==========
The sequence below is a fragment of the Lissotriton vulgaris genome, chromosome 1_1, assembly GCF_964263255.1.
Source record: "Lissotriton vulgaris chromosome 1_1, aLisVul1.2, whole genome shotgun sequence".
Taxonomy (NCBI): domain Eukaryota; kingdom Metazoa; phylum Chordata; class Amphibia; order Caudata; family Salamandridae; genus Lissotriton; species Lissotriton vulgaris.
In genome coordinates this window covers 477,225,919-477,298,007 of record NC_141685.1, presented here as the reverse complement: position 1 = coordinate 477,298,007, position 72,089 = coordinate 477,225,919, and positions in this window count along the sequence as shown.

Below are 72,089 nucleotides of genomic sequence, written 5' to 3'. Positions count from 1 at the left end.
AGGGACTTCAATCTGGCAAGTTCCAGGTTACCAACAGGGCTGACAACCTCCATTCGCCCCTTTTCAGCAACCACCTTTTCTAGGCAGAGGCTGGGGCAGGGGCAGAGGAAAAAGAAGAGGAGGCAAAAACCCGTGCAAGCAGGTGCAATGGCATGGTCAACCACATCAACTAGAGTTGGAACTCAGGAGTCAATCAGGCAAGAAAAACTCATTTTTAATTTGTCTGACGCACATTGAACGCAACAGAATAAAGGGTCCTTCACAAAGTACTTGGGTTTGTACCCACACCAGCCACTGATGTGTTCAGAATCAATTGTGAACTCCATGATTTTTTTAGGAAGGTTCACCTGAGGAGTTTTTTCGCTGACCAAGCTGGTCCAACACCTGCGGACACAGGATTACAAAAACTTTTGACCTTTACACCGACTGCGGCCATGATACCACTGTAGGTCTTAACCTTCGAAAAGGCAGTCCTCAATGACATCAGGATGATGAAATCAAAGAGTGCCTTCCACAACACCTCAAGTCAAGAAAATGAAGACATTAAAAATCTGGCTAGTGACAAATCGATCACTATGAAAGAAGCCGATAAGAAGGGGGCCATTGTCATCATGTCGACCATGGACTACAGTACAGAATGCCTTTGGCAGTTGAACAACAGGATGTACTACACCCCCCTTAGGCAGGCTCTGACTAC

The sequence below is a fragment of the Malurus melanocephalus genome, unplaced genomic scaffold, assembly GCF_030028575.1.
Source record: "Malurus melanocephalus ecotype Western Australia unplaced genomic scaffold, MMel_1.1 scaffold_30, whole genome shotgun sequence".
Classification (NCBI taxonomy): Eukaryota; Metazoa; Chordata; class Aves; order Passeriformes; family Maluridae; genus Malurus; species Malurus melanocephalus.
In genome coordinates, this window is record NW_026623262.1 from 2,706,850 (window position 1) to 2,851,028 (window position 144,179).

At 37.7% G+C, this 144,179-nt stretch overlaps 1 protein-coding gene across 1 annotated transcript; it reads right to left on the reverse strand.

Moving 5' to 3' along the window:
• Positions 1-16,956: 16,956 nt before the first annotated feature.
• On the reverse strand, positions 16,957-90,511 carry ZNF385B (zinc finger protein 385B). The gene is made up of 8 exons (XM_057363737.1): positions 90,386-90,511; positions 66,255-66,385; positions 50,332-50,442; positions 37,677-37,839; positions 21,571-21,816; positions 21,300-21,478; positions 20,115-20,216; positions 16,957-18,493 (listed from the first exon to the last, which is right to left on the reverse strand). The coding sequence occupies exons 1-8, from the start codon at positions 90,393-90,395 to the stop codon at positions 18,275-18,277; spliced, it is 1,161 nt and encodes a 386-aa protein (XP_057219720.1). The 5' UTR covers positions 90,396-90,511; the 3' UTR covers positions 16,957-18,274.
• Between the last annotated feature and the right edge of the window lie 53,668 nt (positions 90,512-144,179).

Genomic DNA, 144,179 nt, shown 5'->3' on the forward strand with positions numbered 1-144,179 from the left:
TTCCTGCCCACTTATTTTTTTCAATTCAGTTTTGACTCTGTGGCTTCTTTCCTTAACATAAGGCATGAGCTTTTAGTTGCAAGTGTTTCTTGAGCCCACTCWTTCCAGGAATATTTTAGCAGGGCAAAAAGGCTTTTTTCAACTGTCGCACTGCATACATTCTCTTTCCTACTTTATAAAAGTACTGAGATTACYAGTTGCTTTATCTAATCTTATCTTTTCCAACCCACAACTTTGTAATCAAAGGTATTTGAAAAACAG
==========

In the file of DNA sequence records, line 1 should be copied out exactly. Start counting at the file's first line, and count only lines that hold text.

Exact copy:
The sequence below is a fragment of the Lissotriton vulgaris genome, chromosome 1_1, assembly GCF_964263255.1.